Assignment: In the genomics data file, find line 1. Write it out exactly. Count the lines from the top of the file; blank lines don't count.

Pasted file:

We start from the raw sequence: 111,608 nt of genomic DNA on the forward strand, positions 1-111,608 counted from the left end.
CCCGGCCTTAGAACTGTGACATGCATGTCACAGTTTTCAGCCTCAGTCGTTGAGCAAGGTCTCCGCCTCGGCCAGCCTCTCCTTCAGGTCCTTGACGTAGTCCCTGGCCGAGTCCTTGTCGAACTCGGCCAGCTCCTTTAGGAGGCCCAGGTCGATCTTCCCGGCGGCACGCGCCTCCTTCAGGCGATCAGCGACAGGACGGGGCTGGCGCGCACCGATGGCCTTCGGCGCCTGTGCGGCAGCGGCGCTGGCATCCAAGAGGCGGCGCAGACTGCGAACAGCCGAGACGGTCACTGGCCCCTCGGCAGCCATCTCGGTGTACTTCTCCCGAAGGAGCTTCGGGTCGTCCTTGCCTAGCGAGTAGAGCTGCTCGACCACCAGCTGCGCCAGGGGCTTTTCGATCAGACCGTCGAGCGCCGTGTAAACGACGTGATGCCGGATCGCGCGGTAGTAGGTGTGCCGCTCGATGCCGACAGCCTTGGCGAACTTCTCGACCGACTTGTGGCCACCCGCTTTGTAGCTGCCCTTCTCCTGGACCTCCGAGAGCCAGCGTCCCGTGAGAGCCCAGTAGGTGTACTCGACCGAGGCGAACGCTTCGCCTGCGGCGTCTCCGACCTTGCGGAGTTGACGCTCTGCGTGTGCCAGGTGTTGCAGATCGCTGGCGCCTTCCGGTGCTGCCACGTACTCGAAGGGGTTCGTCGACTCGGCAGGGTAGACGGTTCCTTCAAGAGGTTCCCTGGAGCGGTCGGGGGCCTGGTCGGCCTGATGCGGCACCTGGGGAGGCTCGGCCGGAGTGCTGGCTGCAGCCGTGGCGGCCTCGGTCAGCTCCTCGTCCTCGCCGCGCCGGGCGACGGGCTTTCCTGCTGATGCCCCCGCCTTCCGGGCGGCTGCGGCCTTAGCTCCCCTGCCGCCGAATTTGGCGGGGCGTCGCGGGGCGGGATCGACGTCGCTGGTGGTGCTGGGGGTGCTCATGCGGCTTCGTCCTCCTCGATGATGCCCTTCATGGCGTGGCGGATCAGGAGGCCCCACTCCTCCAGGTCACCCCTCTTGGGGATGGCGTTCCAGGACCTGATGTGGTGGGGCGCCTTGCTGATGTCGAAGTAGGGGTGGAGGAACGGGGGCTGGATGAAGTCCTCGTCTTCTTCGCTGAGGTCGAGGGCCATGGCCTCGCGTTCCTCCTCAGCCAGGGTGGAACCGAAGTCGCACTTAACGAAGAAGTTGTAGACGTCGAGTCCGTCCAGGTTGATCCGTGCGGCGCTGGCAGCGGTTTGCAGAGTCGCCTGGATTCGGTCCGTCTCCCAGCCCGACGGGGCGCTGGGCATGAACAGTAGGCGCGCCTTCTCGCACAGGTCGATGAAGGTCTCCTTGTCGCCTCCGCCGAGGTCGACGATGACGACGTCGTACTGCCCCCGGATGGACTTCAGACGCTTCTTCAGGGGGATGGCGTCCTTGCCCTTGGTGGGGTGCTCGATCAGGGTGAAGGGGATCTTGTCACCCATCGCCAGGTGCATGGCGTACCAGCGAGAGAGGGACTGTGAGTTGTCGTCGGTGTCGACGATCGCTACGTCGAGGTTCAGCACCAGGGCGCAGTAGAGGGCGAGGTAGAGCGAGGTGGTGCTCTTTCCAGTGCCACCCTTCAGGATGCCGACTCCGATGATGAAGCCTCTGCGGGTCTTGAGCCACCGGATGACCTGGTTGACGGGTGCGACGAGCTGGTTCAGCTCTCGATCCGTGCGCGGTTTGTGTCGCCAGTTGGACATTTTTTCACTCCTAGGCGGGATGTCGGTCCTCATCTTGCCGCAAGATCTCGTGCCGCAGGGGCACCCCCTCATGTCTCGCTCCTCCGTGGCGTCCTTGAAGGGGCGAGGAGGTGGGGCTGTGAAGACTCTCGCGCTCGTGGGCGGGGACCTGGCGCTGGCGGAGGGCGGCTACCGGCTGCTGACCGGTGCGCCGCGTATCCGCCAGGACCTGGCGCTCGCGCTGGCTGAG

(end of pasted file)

We start from the raw sequence: 111,608 nt of genomic DNA on the forward strand, positions 1-111,608 counted from the left end.